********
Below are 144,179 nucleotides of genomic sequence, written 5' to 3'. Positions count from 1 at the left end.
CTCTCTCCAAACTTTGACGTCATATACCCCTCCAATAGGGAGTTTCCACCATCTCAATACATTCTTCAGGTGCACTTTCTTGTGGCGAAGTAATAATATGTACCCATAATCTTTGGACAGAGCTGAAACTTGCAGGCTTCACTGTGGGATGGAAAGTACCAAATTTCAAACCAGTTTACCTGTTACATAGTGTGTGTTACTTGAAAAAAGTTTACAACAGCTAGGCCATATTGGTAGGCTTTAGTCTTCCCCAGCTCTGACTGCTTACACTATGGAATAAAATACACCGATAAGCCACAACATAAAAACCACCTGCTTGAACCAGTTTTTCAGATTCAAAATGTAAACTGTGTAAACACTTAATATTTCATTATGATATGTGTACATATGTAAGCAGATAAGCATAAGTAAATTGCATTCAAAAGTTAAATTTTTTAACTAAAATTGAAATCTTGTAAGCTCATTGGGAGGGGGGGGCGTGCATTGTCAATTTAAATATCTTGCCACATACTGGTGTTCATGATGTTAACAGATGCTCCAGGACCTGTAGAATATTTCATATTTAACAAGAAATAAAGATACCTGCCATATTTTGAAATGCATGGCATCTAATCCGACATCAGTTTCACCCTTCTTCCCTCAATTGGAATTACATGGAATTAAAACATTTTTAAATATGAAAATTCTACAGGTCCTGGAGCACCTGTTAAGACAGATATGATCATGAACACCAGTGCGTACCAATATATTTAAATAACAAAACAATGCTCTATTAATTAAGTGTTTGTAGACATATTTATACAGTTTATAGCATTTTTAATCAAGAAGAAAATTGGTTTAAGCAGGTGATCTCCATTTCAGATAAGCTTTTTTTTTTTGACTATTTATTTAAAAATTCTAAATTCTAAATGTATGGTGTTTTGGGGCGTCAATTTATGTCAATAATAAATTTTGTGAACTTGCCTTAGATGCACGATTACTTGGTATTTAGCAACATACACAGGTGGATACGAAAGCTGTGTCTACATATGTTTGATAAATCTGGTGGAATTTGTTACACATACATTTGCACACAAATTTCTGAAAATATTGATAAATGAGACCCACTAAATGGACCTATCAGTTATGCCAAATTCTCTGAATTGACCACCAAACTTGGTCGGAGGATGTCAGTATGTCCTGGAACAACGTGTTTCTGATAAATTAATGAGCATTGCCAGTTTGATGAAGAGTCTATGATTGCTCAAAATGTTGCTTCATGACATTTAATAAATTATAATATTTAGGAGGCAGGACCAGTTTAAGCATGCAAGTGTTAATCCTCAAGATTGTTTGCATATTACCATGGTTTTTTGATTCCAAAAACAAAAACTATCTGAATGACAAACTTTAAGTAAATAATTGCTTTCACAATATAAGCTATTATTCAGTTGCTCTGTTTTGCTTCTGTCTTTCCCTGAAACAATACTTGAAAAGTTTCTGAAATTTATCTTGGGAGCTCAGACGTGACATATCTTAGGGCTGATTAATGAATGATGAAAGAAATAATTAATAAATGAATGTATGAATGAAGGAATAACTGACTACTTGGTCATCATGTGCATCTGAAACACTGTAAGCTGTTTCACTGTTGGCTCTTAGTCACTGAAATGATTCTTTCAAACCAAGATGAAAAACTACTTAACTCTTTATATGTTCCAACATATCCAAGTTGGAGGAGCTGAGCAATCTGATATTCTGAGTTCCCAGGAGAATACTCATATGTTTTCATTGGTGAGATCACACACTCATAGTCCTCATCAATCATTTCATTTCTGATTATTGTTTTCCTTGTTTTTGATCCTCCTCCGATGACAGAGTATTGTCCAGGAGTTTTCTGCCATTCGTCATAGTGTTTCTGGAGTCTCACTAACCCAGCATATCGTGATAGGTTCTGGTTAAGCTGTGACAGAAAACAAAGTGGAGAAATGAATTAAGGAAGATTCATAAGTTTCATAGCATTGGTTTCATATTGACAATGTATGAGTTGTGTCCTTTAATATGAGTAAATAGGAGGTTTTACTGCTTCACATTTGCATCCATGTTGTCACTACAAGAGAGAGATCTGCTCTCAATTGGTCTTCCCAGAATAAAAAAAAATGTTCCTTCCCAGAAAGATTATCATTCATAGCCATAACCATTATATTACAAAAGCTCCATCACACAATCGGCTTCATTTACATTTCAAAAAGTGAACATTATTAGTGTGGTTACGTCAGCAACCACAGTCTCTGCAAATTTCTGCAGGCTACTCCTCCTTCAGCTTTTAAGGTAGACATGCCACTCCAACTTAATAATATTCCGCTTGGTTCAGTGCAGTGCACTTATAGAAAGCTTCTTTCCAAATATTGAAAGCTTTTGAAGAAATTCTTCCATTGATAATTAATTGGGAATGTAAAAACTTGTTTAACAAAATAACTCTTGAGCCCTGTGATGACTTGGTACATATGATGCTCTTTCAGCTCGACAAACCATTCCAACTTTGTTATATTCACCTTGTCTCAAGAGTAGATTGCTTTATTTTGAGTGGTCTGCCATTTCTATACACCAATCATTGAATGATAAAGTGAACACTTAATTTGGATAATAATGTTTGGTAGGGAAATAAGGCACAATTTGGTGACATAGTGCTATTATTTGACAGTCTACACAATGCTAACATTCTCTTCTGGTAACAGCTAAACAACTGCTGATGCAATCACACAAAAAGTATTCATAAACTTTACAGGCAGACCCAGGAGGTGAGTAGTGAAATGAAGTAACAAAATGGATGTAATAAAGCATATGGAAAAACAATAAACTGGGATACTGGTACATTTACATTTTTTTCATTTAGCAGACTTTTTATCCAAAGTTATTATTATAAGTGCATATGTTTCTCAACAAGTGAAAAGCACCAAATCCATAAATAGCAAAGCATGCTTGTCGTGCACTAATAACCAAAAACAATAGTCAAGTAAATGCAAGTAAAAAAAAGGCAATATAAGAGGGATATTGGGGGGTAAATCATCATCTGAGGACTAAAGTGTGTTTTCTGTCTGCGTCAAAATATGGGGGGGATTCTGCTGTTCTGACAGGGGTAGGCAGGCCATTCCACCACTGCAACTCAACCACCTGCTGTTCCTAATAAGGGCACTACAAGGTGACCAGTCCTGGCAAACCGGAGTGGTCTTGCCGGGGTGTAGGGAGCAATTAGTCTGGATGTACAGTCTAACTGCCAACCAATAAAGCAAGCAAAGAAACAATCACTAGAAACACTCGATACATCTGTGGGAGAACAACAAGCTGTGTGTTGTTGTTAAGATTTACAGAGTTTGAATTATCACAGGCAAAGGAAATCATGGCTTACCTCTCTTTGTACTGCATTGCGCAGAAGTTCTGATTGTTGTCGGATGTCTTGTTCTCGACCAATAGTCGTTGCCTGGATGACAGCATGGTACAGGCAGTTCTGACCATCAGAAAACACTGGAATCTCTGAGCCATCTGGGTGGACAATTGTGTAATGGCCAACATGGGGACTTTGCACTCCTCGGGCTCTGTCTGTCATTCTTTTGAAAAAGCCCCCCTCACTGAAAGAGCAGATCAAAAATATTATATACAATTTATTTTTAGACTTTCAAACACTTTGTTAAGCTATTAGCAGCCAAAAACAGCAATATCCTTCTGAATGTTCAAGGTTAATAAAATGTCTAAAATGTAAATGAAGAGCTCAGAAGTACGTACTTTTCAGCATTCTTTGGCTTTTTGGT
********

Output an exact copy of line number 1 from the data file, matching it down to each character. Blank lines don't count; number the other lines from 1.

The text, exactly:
Below are 144,179 nucleotides of genomic sequence, written 5' to 3'. Positions count from 1 at the left end.